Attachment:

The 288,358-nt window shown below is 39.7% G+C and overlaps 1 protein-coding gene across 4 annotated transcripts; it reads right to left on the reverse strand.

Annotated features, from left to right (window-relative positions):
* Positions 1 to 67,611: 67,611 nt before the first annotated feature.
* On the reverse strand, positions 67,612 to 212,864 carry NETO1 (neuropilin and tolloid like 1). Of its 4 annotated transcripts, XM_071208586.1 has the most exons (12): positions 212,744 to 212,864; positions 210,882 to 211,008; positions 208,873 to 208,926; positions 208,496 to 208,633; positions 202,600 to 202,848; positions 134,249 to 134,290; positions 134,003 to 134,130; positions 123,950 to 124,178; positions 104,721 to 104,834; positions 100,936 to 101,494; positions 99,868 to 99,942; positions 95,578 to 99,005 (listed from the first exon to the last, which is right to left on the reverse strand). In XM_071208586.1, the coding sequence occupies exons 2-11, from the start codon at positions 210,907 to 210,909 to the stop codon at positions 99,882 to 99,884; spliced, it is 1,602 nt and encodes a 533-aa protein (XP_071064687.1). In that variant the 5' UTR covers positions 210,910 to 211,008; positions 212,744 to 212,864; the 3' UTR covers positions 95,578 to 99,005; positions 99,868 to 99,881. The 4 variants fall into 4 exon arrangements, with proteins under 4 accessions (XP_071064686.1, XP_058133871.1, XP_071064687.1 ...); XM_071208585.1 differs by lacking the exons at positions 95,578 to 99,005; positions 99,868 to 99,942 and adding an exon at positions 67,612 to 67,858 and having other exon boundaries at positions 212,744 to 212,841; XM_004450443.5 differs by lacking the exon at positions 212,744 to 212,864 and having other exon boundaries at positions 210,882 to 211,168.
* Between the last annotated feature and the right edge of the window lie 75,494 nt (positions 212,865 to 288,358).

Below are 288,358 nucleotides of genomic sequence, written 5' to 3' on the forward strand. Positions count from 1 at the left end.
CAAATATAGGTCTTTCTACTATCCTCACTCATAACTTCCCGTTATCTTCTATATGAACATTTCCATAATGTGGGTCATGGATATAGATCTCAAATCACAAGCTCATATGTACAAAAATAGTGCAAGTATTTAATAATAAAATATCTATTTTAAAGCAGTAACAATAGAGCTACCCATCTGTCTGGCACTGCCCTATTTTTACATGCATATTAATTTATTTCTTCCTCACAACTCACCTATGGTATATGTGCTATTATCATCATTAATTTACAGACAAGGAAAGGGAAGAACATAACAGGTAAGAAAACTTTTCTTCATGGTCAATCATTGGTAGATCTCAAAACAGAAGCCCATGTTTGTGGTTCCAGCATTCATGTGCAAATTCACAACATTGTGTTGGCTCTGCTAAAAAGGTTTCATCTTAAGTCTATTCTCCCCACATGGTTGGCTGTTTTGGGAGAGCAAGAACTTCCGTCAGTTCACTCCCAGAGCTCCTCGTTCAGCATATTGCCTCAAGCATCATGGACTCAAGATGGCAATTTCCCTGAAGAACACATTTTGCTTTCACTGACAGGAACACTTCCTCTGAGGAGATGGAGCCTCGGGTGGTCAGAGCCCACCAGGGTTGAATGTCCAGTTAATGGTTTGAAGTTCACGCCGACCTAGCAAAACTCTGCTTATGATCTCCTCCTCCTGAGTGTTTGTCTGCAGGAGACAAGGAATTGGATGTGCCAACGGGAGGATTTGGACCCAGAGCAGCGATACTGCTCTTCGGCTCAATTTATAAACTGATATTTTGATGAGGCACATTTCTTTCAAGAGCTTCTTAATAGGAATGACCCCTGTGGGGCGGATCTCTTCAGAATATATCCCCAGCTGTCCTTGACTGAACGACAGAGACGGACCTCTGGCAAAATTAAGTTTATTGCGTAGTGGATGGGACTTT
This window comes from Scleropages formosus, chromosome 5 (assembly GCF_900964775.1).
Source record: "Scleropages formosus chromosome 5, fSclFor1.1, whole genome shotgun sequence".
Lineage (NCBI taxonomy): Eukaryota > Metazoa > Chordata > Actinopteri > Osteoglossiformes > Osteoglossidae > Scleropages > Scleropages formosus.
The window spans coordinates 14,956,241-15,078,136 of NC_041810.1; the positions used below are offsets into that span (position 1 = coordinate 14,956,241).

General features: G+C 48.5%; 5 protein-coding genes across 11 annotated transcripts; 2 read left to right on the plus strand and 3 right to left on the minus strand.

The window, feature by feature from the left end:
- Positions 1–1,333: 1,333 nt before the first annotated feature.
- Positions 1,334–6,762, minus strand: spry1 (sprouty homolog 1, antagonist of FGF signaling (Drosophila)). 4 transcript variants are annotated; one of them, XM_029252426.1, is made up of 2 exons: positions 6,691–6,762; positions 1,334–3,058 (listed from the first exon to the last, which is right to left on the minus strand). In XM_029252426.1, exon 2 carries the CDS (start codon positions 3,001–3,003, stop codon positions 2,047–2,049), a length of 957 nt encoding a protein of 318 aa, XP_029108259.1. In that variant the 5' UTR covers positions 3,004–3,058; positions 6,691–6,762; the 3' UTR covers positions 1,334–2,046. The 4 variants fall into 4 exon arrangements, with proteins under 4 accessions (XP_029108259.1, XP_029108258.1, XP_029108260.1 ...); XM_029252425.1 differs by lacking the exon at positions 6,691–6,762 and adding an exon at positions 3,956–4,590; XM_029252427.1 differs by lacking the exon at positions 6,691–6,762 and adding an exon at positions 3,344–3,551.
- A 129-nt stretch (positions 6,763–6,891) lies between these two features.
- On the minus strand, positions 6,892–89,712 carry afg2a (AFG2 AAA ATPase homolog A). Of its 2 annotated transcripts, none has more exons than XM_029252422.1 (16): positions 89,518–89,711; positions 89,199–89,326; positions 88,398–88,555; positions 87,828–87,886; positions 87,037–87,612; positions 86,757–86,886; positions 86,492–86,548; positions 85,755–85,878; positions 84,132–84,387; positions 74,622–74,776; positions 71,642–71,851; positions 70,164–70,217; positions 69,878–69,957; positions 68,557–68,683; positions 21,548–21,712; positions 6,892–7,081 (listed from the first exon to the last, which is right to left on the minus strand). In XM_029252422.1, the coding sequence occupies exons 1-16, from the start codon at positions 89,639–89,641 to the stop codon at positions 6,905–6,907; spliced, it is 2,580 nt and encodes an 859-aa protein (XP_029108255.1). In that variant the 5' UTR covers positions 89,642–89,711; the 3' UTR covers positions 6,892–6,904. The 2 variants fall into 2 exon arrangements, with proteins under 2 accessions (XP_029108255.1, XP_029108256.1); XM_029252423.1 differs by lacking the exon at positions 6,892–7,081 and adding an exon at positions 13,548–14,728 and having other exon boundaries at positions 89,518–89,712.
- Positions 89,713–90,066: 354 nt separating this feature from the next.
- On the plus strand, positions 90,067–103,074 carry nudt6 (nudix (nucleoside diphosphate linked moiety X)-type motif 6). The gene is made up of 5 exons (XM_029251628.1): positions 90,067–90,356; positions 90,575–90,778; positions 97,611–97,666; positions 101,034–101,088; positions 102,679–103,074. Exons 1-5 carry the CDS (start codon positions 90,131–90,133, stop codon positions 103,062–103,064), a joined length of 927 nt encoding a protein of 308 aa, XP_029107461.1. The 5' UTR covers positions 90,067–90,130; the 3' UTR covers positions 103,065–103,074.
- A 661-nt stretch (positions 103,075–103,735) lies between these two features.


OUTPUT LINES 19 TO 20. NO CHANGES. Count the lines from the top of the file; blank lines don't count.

- On the plus strand, positions 90,067–103,074 carry nudt6 (nudix (nucleoside diphosphate linked moiety X)-type motif 6). The gene is made up of 5 exons (XM_029251628.1): positions 90,067–90,356; positions 90,575–90,778; positions 97,611–97,666; positions 101,034–101,088; positions 102,679–103,074. Exons 1-5 carry the CDS (start codon positions 90,131–90,133, stop codon positions 103,062–103,064), a joined length of 927 nt encoding a protein of 308 aa, XP_029107461.1. The 5' UTR covers positions 90,067–90,130; the 3' UTR covers positions 103,065–103,074.
- A 661-nt stretch (positions 103,075–103,735) lies between these two features.